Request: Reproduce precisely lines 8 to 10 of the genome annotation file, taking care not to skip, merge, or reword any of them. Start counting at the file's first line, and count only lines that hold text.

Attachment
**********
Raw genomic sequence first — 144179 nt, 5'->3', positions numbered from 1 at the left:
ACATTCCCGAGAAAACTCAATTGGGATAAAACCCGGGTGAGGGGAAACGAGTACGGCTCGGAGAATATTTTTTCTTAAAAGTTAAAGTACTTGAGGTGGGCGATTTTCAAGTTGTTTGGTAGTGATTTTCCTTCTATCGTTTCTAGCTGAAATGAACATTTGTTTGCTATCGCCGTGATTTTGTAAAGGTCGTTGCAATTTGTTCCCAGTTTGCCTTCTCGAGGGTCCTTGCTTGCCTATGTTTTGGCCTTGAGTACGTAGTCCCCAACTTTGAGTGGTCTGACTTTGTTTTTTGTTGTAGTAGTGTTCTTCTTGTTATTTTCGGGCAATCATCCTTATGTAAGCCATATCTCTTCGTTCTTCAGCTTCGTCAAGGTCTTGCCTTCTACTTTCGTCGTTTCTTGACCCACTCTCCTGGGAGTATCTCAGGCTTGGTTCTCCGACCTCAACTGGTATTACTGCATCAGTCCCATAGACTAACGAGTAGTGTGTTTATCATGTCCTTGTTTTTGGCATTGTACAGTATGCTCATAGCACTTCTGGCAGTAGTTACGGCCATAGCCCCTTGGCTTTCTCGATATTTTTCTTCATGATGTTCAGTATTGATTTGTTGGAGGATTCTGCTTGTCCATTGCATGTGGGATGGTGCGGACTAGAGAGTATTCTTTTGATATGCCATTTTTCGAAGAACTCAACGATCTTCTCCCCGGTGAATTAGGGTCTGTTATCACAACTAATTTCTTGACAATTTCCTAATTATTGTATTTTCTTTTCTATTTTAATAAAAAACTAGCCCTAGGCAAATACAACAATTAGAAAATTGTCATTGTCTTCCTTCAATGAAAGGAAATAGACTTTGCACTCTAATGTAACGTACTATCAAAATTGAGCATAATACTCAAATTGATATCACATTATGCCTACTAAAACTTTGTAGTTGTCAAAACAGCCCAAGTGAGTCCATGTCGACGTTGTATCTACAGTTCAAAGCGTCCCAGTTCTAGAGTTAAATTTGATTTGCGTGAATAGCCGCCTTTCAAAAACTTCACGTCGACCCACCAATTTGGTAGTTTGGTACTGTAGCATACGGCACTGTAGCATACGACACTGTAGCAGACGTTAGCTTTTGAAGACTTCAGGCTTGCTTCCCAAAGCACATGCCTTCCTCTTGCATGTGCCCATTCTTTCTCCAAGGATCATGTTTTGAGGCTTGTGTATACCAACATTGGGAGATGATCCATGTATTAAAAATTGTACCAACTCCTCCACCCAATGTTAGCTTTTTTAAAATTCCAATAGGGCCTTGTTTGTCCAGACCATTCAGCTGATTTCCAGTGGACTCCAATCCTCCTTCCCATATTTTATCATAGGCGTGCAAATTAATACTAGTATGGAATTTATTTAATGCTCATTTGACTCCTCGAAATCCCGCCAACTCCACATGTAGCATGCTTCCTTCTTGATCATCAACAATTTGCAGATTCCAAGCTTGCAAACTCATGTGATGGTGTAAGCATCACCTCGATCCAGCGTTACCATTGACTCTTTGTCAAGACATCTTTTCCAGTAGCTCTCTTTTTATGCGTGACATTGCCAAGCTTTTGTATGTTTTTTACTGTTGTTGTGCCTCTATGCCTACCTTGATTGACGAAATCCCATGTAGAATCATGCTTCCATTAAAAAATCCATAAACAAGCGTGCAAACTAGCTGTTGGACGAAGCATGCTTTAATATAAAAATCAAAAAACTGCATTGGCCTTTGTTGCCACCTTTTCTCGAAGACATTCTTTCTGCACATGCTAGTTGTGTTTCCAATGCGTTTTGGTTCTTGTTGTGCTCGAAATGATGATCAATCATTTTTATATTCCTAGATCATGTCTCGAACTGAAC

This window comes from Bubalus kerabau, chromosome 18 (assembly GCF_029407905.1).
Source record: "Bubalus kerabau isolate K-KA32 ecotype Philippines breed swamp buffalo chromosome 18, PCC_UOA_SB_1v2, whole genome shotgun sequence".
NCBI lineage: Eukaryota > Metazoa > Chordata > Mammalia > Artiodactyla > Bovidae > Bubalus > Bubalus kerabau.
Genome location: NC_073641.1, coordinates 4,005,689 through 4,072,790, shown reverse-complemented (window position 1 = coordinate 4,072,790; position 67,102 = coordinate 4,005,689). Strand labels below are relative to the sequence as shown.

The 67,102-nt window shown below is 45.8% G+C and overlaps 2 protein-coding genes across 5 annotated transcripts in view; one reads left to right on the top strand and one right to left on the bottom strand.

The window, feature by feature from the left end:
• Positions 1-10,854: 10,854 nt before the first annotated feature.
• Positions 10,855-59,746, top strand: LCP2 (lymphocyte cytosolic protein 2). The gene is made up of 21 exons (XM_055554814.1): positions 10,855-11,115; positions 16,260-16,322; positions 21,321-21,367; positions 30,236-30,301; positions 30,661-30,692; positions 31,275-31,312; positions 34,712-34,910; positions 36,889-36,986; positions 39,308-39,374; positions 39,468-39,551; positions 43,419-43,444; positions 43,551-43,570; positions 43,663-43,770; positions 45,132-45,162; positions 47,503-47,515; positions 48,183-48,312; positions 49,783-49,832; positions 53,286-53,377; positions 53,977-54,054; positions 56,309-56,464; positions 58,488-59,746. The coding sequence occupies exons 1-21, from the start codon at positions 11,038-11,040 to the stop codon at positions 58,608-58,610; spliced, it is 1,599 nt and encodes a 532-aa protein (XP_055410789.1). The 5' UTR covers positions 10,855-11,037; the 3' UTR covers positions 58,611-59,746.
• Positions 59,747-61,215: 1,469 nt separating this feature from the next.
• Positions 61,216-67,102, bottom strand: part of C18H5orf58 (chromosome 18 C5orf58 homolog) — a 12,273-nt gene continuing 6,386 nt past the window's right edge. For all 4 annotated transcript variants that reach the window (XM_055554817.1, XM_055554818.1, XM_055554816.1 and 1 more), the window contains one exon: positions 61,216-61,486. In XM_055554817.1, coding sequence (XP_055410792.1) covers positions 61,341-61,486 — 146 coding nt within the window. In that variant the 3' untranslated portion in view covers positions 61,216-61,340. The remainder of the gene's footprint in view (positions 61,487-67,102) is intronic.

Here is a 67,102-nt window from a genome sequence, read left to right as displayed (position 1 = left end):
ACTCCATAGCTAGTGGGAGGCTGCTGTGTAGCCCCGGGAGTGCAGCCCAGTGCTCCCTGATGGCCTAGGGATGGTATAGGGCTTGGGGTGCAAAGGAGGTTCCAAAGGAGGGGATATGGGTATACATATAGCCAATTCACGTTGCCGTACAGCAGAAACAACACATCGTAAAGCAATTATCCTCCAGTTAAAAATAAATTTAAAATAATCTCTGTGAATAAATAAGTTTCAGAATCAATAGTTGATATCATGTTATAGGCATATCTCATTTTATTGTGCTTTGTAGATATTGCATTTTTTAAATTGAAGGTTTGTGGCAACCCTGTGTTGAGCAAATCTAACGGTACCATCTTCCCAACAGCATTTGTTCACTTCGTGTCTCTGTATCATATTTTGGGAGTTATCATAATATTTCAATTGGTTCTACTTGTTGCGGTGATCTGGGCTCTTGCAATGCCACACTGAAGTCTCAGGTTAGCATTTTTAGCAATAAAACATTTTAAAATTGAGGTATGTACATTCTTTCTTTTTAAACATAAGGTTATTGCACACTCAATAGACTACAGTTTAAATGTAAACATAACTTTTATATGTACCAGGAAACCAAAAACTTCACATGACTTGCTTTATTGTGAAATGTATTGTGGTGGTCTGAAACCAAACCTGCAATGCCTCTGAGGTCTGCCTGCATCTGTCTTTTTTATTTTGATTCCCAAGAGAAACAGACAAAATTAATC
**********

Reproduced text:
The window, feature by feature from the left end:
• Positions 1-10,854: 10,854 nt before the first annotated feature.
• Positions 10,855-59,746, top strand: LCP2 (lymphocyte cytosolic protein 2). The gene is made up of 21 exons (XM_055554814.1): positions 10,855-11,115; positions 16,260-16,322; positions 21,321-21,367; positions 30,236-30,301; positions 30,661-30,692; positions 31,275-31,312; positions 34,712-34,910; positions 36,889-36,986; positions 39,308-39,374; positions 39,468-39,551; positions 43,419-43,444; positions 43,551-43,570; positions 43,663-43,770; positions 45,132-45,162; positions 47,503-47,515; positions 48,183-48,312; positions 49,783-49,832; positions 53,286-53,377; positions 53,977-54,054; positions 56,309-56,464; positions 58,488-59,746. The coding sequence occupies exons 1-21, from the start codon at positions 11,038-11,040 to the stop codon at positions 58,608-58,610; spliced, it is 1,599 nt and encodes a 532-aa protein (XP_055410789.1). The 5' UTR covers positions 10,855-11,037; the 3' UTR covers positions 58,611-59,746.